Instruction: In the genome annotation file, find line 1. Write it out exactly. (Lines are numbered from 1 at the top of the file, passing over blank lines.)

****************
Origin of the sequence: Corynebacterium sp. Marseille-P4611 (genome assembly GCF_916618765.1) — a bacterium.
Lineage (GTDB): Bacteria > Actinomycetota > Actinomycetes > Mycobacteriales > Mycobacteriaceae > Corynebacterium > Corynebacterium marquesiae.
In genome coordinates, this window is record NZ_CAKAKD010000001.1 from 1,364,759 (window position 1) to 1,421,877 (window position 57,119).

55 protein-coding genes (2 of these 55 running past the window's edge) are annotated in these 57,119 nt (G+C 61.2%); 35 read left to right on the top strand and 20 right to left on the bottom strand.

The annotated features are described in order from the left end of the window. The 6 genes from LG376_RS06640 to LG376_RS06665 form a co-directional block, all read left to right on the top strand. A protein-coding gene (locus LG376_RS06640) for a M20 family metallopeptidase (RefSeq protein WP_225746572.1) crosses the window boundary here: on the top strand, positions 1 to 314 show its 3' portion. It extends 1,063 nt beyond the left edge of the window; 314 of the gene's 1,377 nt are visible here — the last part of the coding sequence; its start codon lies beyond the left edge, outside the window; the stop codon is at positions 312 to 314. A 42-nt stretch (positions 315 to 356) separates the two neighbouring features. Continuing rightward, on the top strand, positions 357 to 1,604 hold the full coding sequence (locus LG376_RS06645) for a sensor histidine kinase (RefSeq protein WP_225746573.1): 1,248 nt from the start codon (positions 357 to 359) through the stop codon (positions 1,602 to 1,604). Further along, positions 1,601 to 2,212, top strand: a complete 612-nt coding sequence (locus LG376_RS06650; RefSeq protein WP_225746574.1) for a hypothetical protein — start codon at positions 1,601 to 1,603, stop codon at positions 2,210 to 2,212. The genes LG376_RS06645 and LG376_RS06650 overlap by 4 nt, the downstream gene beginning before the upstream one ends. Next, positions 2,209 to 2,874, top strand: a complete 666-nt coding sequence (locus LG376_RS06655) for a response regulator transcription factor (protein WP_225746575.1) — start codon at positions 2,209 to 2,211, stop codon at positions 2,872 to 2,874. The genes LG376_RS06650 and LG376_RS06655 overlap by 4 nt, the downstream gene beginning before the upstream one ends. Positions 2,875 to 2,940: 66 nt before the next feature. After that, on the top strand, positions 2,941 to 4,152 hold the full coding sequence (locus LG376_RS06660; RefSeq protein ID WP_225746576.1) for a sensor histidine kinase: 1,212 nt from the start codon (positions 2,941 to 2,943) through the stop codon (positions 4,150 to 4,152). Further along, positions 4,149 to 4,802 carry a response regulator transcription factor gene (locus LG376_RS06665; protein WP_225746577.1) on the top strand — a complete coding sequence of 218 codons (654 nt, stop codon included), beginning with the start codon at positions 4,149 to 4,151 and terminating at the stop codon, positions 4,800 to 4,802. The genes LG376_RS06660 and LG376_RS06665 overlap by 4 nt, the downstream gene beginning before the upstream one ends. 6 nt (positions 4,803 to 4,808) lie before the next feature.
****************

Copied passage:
Origin of the sequence: Corynebacterium sp. Marseille-P4611 (genome assembly GCF_916618765.1) — a bacterium.